It's time to kick off this year's Back 40 Story -- a series of informational guided hikes on Bella Vista's Back 40 Trails. The first hike will be led by Cris and Eleanor Jones, Arkansas master naturalists, and will help participants learn to identify dormant winter trees. The hike is set for 1 p.m. Saturday, Feb. 9, at the Bear Hollow Trailhead.
The Back 40 Story hikes are free and open to the public.
Cris Jones earned a bachelor of science degree in forestry at Louisiana State University in 1961, a master of science in forest business management at Duke University in 1965 and a master of business administration at Oral Roberts University in 1991. Although his career in forestry was not long, followed by going into his family's business and then becoming a CPA before retiring in 2016, he has maintained his love of forestry and the outdoors as a landowner and tree farmer through the years. In the spring of 2016, he and his wife Eleanor completed the Arkansas master naturalist training program and are using their skills and knowledge to help others learn about and appreciate the beautiful Northwest Arkansas natural environment.
As Arkansas master naturalists, they participate in work projects to help or improve the ecology. Eleanor, who learned everything she knows about trees from Botany 101, her father's inspiration and Cris' lifelong instruction, will assist in the hike. They lived in Benton County for 21 years in a mountain-top home surrounded by 100 beautiful acres, where they built their own trails and Cris did not rest until he knew every tree in the forest. They moved to Pea Ridge in 2016.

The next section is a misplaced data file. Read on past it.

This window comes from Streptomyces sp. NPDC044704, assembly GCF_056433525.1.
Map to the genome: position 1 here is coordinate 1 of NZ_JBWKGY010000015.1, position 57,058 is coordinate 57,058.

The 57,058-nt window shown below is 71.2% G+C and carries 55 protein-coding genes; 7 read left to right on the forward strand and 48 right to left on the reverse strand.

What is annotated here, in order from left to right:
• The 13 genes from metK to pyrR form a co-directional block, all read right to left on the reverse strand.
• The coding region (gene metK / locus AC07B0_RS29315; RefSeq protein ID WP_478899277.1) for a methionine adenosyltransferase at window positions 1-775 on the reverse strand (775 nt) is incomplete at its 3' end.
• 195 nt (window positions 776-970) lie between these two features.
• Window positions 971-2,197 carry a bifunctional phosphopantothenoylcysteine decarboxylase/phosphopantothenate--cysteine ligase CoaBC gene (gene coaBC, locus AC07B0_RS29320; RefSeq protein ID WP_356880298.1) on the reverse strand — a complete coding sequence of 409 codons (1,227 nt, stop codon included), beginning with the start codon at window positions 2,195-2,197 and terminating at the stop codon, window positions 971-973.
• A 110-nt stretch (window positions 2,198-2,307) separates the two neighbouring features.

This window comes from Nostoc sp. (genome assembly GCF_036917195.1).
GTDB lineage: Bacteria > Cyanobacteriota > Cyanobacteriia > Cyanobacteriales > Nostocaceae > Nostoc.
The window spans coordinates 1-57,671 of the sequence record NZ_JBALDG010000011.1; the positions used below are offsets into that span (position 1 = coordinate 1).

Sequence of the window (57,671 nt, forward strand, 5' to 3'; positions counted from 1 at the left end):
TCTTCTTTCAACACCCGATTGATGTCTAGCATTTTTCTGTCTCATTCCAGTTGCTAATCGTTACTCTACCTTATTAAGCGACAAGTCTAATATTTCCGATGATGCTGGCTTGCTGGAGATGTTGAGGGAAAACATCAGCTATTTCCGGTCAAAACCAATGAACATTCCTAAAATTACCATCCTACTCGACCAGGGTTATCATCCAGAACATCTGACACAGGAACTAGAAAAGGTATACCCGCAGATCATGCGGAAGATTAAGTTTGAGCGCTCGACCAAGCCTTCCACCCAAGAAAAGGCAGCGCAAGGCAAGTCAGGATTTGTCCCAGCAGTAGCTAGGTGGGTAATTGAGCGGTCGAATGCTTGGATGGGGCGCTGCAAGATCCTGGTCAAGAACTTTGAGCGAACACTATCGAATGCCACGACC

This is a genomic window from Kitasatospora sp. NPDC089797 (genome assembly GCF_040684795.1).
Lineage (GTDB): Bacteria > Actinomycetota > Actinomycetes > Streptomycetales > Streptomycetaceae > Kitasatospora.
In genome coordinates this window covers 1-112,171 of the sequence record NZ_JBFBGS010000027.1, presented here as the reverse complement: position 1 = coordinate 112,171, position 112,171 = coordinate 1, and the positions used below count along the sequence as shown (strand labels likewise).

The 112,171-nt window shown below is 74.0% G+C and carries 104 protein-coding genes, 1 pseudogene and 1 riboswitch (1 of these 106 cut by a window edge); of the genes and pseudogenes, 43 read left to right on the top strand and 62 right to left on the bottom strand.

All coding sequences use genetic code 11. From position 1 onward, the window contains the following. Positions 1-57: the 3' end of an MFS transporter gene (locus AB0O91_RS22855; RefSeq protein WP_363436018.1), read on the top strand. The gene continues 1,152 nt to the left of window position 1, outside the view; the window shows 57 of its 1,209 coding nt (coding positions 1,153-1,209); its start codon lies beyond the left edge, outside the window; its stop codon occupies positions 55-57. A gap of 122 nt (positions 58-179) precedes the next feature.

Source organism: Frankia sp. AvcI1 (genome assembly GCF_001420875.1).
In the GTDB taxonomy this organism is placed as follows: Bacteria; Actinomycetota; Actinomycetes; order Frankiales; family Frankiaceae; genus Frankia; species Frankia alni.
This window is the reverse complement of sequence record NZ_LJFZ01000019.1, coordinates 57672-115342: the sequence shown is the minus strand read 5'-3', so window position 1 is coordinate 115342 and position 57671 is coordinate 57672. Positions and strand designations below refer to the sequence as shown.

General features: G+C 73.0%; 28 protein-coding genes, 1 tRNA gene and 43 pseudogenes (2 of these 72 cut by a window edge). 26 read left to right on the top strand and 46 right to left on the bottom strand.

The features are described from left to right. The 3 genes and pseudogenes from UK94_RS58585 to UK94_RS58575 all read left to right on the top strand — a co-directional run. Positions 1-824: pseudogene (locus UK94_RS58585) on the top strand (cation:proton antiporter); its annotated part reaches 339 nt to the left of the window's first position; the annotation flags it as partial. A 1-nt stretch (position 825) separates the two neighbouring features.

This hike will take place on the Back 40 Loop trail, from the Bear Hollow Trailhead east to the Tower Trailhead. Shuttle service will be provided to return hikers to their vehicles. This hike is approximately 2.5 miles on intermediate terrain.
Future event meeting locations and topics will be announced prior to each hike's date. Most hikes are moderately strenuous and require appropriate shoes and clothing. Participants should also bring insect repellent, sunscreen and water. The Back 40 Trails are singletrack, which means they are dirt, narrow and sometimes rocky or have exposed tree roots. The trails are not appropriate for strollers. Friendly dogs are welcome on a leash.
Other topics from years past have included archaeology, entomology, wildflowers, native plants, wild mushrooms and more.Sports on 01/30/2019
Print Headline: The Back 40 Story February 2019 hike: Dormant tree ID